There weren’t many social occasions last year, of course. Which meant far fewer meat-eating households catering for vegan or flexitarian guests.
People shopping more online and visiting stores less frequently also had an impact, suggests Gladman. “Meat-free aisles are well merchandised so are effective at inspiring shoppers and driving impulse sales,” she says.
Some suggest a decline in environmental news as Covid-dominated headlines had an impact. After all, sustainability concerns are a key driver for meat avoidance.
They could soon be back on front pages. According to Ipsos Mori, 65% of consumers believe climate change should be a priority of the post-Covid economic recovery plan.
So, with an end in sight for the virus, it’s fair to expect plant-based to return to its former glory.
“The trend for meat-free occasions was in strong growth between 2015 and 2019,” says Lactalis UK group marketing director Heloise Le Norcy-Trott. “In 2019, a third of people were cutting down on meat. Whilst this growth plateaued in the height of the health crisis, we expect the trends we saw pre-pandemic to return.”
So, prepare to see plenty of faux burgers and meat-free bangers on barbecue grills this summer.
That appetite for affordable indulgence has led to strong growth in exotic meats, condiments and pickles. “The barbecue sector is benefiting from UK consumers actively seeking out small, affordable ways to upgrade everyday eating rituals,” says Dee Mapasure, founder of South African sausage brand K’s Wors. She expects to see a repeat of last year’s posher BBQs this summer. “Better weather and the imminent easing of lockdown means garden centres are already feeling the benefits of households preparing gardens and scrubbing down barbecues.”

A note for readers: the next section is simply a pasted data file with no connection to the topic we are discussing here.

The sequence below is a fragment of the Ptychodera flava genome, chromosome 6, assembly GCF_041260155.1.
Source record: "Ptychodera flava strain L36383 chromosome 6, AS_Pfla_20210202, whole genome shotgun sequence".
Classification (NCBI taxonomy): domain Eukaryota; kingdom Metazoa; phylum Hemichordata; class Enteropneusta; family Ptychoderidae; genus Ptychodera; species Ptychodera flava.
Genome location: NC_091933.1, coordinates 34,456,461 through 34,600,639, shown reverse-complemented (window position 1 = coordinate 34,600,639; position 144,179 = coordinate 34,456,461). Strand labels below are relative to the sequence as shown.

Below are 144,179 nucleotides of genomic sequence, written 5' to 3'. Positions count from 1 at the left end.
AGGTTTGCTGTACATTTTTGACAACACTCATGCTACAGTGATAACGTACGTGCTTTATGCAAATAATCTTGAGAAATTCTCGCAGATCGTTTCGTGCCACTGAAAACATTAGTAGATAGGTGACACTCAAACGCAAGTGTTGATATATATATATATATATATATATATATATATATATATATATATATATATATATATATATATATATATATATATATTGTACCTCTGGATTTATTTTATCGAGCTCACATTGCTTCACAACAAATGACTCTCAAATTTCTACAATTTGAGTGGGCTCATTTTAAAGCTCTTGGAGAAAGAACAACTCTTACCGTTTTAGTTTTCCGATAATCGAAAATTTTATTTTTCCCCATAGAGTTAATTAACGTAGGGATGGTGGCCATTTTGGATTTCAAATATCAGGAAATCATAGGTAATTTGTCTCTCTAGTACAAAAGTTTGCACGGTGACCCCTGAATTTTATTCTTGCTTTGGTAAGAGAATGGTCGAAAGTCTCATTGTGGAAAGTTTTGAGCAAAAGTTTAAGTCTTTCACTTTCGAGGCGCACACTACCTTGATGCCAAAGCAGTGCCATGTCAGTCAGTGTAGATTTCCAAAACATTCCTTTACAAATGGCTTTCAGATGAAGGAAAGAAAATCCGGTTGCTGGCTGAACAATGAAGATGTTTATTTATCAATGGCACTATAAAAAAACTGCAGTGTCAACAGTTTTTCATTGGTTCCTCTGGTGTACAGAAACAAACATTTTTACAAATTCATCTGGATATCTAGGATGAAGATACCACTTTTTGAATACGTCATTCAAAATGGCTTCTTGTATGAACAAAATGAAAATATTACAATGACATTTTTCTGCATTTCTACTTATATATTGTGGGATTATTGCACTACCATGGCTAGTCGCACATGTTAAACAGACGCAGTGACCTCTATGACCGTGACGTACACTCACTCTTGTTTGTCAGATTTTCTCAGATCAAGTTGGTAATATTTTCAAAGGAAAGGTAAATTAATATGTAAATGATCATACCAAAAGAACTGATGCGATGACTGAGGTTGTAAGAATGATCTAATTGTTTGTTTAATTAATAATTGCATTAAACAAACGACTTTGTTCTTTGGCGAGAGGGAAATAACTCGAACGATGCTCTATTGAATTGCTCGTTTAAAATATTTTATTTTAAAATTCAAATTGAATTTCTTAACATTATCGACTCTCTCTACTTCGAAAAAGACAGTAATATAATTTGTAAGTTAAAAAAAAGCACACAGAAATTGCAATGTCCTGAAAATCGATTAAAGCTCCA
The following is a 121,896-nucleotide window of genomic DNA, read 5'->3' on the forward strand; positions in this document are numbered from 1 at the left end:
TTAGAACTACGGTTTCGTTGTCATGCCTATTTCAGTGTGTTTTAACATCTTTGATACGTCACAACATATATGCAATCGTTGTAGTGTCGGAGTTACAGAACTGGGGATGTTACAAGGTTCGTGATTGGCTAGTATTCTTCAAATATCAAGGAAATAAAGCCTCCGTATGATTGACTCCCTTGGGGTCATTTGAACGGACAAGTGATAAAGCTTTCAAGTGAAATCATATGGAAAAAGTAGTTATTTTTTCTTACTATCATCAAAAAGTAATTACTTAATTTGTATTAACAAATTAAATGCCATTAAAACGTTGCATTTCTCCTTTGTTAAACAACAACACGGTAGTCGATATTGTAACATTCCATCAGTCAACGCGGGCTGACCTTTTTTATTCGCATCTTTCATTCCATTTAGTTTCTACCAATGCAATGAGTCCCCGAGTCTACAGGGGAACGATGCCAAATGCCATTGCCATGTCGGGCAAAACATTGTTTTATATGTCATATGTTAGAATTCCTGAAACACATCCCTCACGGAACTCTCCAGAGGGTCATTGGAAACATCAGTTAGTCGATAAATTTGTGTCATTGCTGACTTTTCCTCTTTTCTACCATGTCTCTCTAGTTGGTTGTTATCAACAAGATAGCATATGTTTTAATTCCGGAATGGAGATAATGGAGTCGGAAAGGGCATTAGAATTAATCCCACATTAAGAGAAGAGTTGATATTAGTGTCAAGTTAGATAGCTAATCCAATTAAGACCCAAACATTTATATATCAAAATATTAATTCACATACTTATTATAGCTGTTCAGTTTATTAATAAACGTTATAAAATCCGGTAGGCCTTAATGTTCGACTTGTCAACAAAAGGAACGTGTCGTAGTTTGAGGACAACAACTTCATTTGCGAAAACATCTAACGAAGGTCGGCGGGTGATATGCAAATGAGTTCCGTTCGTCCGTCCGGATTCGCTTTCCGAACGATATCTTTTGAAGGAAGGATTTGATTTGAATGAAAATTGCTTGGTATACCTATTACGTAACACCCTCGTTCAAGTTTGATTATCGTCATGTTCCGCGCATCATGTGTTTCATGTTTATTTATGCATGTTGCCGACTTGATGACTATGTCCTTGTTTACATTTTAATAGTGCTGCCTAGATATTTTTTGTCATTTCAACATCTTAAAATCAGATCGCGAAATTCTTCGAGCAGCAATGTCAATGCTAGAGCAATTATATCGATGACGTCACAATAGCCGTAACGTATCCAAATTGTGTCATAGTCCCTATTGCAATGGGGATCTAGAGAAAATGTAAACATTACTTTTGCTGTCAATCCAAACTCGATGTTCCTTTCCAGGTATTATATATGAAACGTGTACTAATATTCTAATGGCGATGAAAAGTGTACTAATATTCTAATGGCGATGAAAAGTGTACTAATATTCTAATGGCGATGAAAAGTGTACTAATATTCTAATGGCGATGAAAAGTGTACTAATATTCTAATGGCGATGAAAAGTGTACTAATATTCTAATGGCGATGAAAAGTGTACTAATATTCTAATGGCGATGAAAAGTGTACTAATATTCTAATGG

Indeed, a Money.co.uk survey last year suggested homeowners spent on average £4,000 per household on home improvements in the first lockdown, with gardens attracting most spend.
More recently, Argos saw sales of barbecues and gazebos triple over the weekend the government outlined its roadmap for easing lockdown.
So, perhaps Brits are trying to make their gardens feel like the holiday destinations they haven’t been able to visit. It’s certainly an ambition that’s been seen in their choice of table sauces, insists Deborah Milroy-Kent, head of condiments at AB World Foods
“Whilst travelling abroad has been virtually off the cards, more consumers are using condiments to explore and experiment with world flavour at home,” she says, pointing to 40% growth in world sauces [Nielsen 52 w/e 31 January 2021]. “Increasing penetration and consumption of condiments should follow through into barbecue season.”
Supplier EHL Ingredients reports growing interest in far eastern herbs and spices from retailers as they develop their 2021 barbecue ranges. “We’ve experienced an increase in demand for blends such as Middle Eastern baharat and panch phoron from eastern India,” says EHL joint MD Tasneem Alonzo.
“More consumers are using condiments to explore and experiment with world flavour”
“Korean cuisine is gaining traction and the well-known barbecue style is a popular concept that people can try to create at home while restaurants are still closed. And with the Olympics expected to take place in Japan this summer, we predict blends such as togarashi seasoning will be popular among consumers looking to recreate a Japanese barbecue at home.”
There are still lots of ‘ifs’ surrounding the Games. But if they go ahead, this year’s barbecue season is in for boost. There’s also the prospect of a Euro cup final (at Wembley) in July. After the year they’ve had, footie fans’ hopes for a strong home performance have never been higher. One thing’s for sure: if England (or Scotland or Wales) reach the final, the barbie season will go nuclear.
Innovations in barbecue 2021